It’s a pleasant surprise to find small, dainty wildflowers peeking up through rough, brown leaves scattered across the forest floor. Such delicate beauty after a stark, frozen winter. Their emergence is a less a lesson about timing and patience, than it is of hardiness. They barely wait for a thawing earth before they surface and each year, it seems, their hardiness is tested as they endure one last snowy lashing of winter.
As you turn your face to the sun and head out on a hike, be on the look out for these woodland beauties:
Bloodroot, with its delicate white petals and yellow stamens, blooms from March to May depending on the region and weather. Look for bloodroot in moist to dry woods and thickets, often on floodplains and near shores or streams on slopes.
Hepatica, with its blue or lavender flowers, can be found either in deeply shaded deciduous (especially beech) woodland and scrub or grassland in full sun. It tolerates snow cover and is one of the early flowers to emerge in spring. The word hepatica derives from the Greek for ‘liver’, because the three-lobed leaf was thought to resemble the human liver. Learn more here.
Jack-in-the-Pulpit are fun to spot! The spathe, known in this plant as “the pulpit” wraps around and covers over and contain a spadix (“Jack”). Because the leaves are trifoliate, groups of three leaves growing together at the top of one long stem, the plant is sometimes confused with poison-ivy. Learn more here.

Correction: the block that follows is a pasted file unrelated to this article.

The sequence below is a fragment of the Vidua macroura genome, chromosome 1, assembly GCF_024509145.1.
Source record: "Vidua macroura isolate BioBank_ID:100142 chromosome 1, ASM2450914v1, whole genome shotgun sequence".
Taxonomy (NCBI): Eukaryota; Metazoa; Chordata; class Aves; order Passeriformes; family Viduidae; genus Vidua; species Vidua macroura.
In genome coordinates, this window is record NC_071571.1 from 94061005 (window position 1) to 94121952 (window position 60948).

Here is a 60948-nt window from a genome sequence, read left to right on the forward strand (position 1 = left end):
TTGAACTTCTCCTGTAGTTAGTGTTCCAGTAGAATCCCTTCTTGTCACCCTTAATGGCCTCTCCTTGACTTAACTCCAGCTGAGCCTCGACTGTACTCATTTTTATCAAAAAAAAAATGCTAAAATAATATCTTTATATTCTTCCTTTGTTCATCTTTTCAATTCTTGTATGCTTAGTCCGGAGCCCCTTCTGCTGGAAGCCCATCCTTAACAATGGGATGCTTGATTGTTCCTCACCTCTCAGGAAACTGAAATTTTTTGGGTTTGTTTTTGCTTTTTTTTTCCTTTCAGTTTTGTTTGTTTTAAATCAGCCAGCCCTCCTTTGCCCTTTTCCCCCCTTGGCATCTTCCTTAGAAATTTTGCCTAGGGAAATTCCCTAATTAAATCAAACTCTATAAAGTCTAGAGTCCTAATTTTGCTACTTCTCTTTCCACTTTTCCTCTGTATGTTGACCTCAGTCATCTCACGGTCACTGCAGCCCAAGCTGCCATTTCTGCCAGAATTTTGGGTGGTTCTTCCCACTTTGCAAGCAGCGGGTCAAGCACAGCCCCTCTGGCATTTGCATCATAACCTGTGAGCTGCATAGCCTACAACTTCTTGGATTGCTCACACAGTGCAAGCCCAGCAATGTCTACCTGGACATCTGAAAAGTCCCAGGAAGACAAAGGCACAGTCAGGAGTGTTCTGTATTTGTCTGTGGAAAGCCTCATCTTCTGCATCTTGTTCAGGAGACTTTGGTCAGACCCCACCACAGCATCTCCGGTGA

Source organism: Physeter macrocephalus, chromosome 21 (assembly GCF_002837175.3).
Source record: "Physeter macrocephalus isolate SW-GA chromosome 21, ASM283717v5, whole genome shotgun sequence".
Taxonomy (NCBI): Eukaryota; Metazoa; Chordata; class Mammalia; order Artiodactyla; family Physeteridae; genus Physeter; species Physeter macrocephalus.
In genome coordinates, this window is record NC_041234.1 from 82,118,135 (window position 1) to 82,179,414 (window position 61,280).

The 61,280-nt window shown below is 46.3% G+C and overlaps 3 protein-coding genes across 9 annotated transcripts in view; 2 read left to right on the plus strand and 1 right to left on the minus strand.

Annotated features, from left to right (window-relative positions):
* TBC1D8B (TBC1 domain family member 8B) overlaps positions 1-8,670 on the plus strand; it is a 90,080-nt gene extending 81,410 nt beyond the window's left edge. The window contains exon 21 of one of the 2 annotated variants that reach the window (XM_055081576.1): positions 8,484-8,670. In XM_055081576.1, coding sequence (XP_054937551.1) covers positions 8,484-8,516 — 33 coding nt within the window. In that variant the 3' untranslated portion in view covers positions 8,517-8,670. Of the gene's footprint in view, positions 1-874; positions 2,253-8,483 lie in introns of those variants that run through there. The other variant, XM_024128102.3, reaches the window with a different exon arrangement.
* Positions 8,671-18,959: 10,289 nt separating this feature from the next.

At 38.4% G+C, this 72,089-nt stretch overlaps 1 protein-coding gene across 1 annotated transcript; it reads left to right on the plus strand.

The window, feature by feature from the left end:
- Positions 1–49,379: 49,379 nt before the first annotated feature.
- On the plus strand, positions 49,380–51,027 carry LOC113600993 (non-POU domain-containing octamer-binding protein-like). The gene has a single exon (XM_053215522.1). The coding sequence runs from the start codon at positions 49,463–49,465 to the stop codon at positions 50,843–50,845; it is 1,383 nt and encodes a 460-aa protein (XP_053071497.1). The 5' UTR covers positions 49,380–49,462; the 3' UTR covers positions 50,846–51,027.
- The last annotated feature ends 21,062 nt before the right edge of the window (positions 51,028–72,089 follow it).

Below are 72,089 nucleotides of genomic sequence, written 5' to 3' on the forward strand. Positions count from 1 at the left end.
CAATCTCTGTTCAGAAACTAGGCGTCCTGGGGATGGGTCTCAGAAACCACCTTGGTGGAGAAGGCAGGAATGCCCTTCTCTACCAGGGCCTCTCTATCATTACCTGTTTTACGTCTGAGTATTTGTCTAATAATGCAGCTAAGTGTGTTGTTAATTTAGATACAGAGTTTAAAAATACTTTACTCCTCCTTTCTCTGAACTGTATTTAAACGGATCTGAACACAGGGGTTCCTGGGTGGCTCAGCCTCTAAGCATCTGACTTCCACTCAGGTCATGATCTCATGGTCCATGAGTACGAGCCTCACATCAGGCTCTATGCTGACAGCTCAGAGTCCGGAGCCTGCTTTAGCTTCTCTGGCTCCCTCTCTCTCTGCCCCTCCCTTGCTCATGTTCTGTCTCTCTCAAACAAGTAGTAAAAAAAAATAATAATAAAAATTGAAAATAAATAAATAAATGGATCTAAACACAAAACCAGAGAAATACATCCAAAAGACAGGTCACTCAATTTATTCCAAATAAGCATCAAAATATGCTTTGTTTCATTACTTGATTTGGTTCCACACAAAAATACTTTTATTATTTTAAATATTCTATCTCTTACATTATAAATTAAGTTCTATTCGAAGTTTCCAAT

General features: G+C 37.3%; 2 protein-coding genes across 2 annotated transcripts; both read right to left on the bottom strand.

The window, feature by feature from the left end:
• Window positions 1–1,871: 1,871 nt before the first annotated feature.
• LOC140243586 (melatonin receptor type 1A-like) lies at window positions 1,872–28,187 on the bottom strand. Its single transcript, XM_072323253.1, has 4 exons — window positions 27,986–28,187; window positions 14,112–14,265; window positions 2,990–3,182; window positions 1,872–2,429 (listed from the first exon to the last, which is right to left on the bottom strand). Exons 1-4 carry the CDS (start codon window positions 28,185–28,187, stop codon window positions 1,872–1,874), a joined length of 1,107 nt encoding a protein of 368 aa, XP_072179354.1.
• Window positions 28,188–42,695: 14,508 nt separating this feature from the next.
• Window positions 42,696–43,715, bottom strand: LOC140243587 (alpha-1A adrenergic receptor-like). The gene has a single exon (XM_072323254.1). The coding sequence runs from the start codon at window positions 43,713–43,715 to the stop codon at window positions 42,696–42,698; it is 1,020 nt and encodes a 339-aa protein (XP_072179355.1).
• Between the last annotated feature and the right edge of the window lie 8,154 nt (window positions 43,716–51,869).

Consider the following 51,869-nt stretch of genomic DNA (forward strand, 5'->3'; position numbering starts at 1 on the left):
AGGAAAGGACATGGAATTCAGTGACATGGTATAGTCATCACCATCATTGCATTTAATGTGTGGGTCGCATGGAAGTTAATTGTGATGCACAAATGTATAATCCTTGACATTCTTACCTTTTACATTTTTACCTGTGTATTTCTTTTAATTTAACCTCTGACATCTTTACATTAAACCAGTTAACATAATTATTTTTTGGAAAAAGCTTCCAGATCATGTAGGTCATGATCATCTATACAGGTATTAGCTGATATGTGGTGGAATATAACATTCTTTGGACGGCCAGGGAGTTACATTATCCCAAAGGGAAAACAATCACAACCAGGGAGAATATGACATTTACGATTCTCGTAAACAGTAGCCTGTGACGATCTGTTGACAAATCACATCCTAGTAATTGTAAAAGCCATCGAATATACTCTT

Celebrating Wildflowers Website
Created by USDA Forest Service botanists and other specialists around the country, Celebrating Wildflowers is dedicated to the enjoyment of the thousands of wildflowers growing on our national forests and grasslands.
Learn about the wildflower plant of the week.
Explore activities Just for Kids.
Flora of Wisconsin Website
Flora of Wisconsin is a collaborative effort between the herbaria of the UW-Madison and UW-Steven’s Point. It contains information on each of the more than 2600 vascular plant species that occurs in Wisconsin, including photos, distribution maps, specimen records, and more.